While you can buy one preassembled, the assembly is not so difficult that it cannot be done in 30 min to an hour. The actual packaging is very boring, a white box with a label on it, and all the component parts stuffed in some bubble wrap. The top and bottom (not shown) shelves come with pre-drilled holes, and all that is really needed for assembly is a screw driver, though the manual recommends a powered screwdriver which I concur. Two acrylic rails are used for the hard drives, a white teflon strip which will be the card mounting cross bar, and a neoprene pad for the bottom shelf — providing a slip free surface for optical drives and the PSU which will sit below. The shelves themselves are solid wood, but are coated with a textured but glossy cover, which I only assume is some type of material that is anti-static of some nature.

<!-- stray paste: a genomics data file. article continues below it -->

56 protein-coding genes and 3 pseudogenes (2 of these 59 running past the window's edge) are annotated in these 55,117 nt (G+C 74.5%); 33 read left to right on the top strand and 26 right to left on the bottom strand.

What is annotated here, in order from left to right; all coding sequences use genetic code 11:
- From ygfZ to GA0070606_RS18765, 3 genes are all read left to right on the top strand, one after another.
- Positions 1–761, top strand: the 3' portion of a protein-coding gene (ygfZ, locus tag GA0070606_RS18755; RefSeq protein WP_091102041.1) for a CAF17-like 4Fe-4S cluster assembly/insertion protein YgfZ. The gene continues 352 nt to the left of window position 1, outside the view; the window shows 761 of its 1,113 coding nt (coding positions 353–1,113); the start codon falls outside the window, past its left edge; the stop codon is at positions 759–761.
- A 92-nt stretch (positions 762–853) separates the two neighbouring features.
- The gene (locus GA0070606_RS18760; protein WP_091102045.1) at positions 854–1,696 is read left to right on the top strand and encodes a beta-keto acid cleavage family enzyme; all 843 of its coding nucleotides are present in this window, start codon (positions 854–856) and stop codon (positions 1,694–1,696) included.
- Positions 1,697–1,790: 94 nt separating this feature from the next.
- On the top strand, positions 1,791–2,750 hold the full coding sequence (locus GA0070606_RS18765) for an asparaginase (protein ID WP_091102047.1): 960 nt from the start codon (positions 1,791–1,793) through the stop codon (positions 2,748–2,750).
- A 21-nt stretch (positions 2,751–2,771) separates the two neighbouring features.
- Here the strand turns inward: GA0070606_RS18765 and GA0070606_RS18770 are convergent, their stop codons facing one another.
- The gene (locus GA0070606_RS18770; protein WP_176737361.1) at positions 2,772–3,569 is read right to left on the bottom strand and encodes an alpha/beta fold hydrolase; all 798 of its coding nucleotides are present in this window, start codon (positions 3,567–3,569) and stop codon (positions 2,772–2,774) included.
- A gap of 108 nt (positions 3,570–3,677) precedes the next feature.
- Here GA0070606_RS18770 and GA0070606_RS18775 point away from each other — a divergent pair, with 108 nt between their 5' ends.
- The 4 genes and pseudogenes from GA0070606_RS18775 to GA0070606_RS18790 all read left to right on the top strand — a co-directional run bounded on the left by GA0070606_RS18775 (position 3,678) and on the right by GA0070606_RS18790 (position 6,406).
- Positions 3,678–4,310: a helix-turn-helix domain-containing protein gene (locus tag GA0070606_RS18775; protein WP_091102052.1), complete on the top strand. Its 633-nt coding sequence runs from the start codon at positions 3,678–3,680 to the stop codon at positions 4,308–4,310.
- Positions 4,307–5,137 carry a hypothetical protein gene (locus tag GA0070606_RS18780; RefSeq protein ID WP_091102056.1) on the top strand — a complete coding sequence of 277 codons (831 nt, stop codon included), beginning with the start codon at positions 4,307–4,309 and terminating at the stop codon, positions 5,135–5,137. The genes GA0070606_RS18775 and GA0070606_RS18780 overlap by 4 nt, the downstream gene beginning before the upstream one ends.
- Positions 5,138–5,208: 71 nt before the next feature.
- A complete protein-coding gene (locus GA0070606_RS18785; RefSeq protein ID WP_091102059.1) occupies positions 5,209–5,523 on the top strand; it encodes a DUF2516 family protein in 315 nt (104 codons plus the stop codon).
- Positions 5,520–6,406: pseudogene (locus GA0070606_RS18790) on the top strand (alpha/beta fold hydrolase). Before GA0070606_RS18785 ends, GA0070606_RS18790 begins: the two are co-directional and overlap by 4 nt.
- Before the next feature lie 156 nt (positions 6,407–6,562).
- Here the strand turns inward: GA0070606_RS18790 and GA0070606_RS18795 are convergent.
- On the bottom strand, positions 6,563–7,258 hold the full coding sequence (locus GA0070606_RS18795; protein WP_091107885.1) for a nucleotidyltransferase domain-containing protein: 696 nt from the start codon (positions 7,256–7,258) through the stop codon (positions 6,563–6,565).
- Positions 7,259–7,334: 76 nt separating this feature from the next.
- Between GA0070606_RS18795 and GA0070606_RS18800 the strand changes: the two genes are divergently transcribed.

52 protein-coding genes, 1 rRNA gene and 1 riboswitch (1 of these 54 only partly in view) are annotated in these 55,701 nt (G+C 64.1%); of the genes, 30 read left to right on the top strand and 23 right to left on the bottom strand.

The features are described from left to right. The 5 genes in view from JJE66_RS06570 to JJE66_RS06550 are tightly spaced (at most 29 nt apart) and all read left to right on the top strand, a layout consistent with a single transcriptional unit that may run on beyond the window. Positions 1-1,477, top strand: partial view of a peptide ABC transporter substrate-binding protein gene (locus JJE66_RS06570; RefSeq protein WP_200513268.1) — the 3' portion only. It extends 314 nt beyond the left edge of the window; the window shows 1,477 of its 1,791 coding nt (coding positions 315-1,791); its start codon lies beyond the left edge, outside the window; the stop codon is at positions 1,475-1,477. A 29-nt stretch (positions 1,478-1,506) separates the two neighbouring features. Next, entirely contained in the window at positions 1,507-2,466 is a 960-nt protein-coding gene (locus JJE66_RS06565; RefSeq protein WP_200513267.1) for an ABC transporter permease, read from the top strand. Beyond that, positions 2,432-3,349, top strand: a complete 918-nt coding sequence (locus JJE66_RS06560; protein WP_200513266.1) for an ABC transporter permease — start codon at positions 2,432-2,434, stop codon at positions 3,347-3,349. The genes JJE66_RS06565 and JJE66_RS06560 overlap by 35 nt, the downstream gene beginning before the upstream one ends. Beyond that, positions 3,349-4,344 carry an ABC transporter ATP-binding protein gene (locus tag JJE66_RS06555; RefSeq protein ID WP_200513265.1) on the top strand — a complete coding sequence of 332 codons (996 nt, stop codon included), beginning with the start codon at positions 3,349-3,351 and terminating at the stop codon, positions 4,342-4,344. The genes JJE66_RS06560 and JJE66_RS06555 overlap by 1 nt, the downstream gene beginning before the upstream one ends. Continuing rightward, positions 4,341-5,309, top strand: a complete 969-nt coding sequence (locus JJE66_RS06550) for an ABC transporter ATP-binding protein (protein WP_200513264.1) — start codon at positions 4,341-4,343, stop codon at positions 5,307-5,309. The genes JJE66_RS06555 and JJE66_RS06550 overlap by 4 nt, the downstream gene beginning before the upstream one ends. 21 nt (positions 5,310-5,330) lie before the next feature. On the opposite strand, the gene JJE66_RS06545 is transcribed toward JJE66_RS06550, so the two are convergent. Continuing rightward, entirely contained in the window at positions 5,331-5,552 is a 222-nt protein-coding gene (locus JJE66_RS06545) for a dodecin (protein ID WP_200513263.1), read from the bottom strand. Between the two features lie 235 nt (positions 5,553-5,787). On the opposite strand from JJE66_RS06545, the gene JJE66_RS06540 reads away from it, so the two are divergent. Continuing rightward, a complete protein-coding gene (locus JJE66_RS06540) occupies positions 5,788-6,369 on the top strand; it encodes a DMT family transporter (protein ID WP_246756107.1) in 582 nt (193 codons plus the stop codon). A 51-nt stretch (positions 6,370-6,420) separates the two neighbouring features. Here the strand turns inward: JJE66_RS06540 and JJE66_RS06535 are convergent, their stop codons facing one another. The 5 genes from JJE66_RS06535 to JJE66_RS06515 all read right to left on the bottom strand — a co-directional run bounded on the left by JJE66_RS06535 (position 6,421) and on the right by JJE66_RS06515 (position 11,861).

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The small parts kit comes with several items, and it nicely divides the contents out between the redundant motherboard standoffs and the rest of the hardware. Included is a 120 mm fan with protective grate, as well as the support posts four tall and two short. Another nicely added feature are some LEDs and switches/buttons mounted on typical female pin connectors, which is handy if your motherboard does not have any on-board power and reset switches.